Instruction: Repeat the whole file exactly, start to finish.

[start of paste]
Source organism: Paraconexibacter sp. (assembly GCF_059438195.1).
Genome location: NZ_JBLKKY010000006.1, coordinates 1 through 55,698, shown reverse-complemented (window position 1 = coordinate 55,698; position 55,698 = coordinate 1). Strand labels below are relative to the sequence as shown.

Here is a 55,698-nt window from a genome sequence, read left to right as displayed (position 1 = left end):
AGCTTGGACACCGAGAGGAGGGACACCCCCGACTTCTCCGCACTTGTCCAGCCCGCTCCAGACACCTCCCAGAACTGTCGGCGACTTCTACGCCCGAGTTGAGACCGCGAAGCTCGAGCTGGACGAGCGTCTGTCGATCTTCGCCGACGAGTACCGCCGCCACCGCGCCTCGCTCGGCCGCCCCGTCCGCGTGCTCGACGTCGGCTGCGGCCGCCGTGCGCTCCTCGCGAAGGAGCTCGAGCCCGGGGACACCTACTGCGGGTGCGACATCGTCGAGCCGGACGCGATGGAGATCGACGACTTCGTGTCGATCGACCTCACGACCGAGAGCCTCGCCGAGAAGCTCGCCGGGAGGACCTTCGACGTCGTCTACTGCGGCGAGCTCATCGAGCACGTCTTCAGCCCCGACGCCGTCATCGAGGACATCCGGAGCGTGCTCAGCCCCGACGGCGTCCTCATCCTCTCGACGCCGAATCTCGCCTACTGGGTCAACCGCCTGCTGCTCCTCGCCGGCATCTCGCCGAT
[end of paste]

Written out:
Source organism: Paraconexibacter sp. (assembly GCF_059438195.1).
Genome location: NZ_JBLKKY010000006.1, coordinates 1 through 55,698, shown reverse-complemented (window position 1 = coordinate 55,698; position 55,698 = coordinate 1). Strand labels below are relative to the sequence as shown.

Here is a 55,698-nt window from a genome sequence, read left to right as displayed (position 1 = left end):
AGCTTGGACACCGAGAGGAGGGACACCCCCGACTTCTCCGCACTTGTCCAGCCCGCTCCAGACACCTCCCAGAACTGTCGGCGACTTCTACGCCCGAGTTGAGACCGCGAAGCTCGAGCTGGACGAGCGTCTGTCGATCTTCGCCGACGAGTACCGCCGCCACCGCGCCTCGCTCGGCCGCCCCGTCCGCGTGCTCGACGTCGGCTGCGGCCGCCGTGCGCTCCTCGCGAAGGAGCTCGAGCCCGGGGACACCTACTGCGGGTGCGACATCGTCGAGCCGGACGCGATGGAGATCGACGACTTCGTGTCGATCGACCTCACGACCGAGAGCCTCGCCGAGAAGCTCGCCGGGAGGACCTTCGACGTCGTCTACTGCGGCGAGCTCATCGAGCACGTCTTCAGCCCCGACGCCGTCATCGAGGACATCCGGAGCGTGCTCAGCCCCGACGGCGTCCTCATCCTCTCGACGCCGAATCTCGCCTACTGGGTCAACCGCCTGCTGCTCCTCGCCGGCATCTCGCCGAT